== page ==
This article describes 1999 MLA Web citation style (MLA
5th ed.). The style seems to have remained consistent in the 6th
of the Handbook (2003), which is the current
version. However, in
a new, 2008 publication, The MLA Style Manual and Guide to
Publishing, a new method of citation is offered. Thus, MLA
concurrent styles. Because the Handbook is the more
undergraduate research paper writers, its style has been retained here.
The style may at first seem complicated, but it is not. Look at the
and you'll see that for most Web sites, citation is straightforward.
Instant Help: If you arrived at this page from the "How to cite this page" link at the bottom of one of the VirtualSalt articles, follow this model for citing:
Harris, Robert. "Evaluating Internet Research Sources."In the example above, the first date is the date of the page itself, while the second date is the date you accessed (read or printed) the page.
VirtualSalt. 15 June 2007. 17 Oct. 2008
For further details, read on.
A spa chemistry expert recommends adding spa shock after using the spa "in order to help assure a sanitizer level in the water" (Schuster).
Note: If there are no page numbers, as is usual with Web documents, do not make up one or use the number one (as in "Jones 1") to cover the whole document. Use a number only when there is a number.
If you mention the author in your introduction, you do not need the parenthetical name, but such a practice is not recommended because it may make the quotation at first appear to have no citation:
Alan Schuster recommends adding spa shock "in order to help assure a sanitizer level" in your spa.
If there is no author named, use a short title from the article in the parenthetical reference and optionally refer to the organization in the text:
Gerber Baby Food company
notes that for the first three to five days of breast feeding, a
body "will produce a substance called colostrum. This thick, yellowy
is a milk rich in antibodies [. . .]" ("Newborn Feeding").
1. Author or editor's last name, then first name.
2. Title of the article in quotation marks.
3. Site name or site section that has collected the articles, or book title, either underlined or italicized.
4. Editor or compiler's name (if not used in No. 1 above).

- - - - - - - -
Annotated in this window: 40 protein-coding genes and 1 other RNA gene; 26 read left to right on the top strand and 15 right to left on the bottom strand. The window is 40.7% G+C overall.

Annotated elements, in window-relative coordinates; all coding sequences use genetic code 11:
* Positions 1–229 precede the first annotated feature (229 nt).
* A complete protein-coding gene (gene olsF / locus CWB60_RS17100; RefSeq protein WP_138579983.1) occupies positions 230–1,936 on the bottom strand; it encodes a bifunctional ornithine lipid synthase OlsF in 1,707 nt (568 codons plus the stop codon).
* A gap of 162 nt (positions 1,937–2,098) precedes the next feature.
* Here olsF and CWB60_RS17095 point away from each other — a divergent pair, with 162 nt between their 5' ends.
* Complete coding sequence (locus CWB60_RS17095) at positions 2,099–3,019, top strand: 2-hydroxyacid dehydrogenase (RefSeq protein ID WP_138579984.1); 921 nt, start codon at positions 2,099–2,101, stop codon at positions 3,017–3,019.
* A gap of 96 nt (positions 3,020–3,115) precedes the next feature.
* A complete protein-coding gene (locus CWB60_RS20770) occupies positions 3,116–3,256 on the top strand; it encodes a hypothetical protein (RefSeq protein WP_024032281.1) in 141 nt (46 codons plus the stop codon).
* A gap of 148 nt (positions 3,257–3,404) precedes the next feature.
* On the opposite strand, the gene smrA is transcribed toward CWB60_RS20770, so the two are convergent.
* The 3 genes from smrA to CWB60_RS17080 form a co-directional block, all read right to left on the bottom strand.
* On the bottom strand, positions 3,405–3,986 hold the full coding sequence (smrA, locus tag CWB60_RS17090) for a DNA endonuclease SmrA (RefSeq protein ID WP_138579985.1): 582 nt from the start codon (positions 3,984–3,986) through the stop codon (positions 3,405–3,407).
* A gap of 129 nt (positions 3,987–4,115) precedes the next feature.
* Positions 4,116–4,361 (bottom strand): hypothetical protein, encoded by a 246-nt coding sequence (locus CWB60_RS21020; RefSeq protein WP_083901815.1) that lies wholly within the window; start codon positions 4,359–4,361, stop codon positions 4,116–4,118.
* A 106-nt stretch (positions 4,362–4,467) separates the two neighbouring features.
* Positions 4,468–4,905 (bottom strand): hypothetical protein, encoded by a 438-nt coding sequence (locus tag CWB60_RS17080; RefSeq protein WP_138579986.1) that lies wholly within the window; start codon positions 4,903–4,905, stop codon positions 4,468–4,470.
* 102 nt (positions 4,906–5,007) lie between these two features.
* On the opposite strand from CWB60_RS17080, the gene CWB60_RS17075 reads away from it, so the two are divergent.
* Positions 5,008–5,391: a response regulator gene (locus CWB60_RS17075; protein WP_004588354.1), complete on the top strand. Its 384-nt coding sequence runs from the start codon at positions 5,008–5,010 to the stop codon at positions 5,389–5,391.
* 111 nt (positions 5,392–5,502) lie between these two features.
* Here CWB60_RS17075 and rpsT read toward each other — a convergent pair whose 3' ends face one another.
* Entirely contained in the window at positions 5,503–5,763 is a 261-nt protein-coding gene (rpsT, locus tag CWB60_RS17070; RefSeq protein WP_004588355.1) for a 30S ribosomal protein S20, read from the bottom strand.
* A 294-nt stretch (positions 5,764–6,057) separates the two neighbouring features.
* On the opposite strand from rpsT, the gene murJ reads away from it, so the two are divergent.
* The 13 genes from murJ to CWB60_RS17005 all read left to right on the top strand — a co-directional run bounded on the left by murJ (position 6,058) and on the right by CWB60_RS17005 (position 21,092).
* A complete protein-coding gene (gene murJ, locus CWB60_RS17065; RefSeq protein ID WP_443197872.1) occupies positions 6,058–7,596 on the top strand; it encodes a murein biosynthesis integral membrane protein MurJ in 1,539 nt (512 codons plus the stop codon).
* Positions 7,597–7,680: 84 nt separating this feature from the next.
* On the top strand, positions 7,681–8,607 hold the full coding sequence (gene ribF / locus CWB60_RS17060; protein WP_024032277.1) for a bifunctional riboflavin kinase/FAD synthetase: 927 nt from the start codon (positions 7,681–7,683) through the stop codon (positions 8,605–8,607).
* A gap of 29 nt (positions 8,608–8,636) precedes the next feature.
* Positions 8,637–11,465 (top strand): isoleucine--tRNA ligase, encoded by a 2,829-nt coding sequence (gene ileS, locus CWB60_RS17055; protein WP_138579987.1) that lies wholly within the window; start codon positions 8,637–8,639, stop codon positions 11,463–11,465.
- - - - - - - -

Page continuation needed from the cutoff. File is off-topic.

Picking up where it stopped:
5. Publication information for the printed version, if such exists. (Use the appropriate Periodical date: pages format for printed sources described below.)
6. Title of Web site (if No. 3 is a site section), project, or database. Use Home Page if no title.
7. Editor of the Web site or project or database, if any.
8. Version number, volume number, or other identifying number.
9. Date of publication, posting, or modification. (In Netscape, use "View," "Page Info" to get a "Last Modified" date if no date is given in the article itself.)
10. Total pages, sections, or paragraphs if numbered.
11. Name of corporation, organization, or institution sponsoring Web site. (Note that the URL will usually contain the organization's name or initials or short form and thus help you determine the name to use here.)
12. Date when you accessed the site (without a period following it).
13. URL of the document <in angle brackets> followed by a period.
Note that you will normally be using only about half a dozen
Lastname, Firstname. "Article Title." Site Name. Article date.With author:
Organization Name. Date of access <URL>.
Schuster, Alan. "Spa and Hot Tub Chemical Questions." Ask
Alan. 18 Aug. 2008. Aqua-Clear Industries. 10 Oct.With no author and no page date:
"Newborn Feeding." Welcome to Gerber. Gerber Corporation.With the Web site name the same as that of the organization (no organization name is specified):
18 Oct. 2008 <http://www.gerber.com/phases/newborn/feeding.html>.
Harris, Robert. "Evaluating Internet Research Sources." VirtualSaltSite with no site name:
15 June 2007. 17 Oct. 2008 <http://www.virtualsalt.com/evalu8it.htm>.
Lastname, Firstname. "Article Title." Home Page. Article date. Date of Access <URL>.
Site with page, paragraph, or section numbers:
"The Ahwahnee Principles." The Center for Livable Communities.
18 Aug. 2007. 23 Principles. Local Government Commission.
18 Oct. 2008 <http://www.lgc.org/clc/ahwan.html>.
Lastname, Firstname. "Article Title." Periodical NameDatabase with author:
Periodical Date: Page numbers. Database Name. Date of access
Rossman, Parker. "The Theology of Imagination: Science, ScienceDatabase with no author:
Fiction, and Religion." Witness Oct. 1989: 12+. SIRS
Researcher on the Web. 9 Nov. 2008 <http://researcher.sirs.com/
"Monkeying with Fetal Alcohol Syndrome." Science News 14
Sept. 1996: 170. InfoTrac Expanded Academic ASAP. 4 Nov. 2008
Lastname, Firstname. Title. City: Publisher, Date.Periodical:
Lastname, Firstname. "Title." Periodical day month year: pages.
Lastname, Firstname. "Title." Journal volume (year): pages.
Copyright 2001, 2008 by Robert Harris | How to cite this page
w w w . v i r t u a l s a l t . c o m
About the author:
Robert Harris is a writer and educator with more than 25 years of teaching experience at the college and university level. RHarris at virtualsalt.com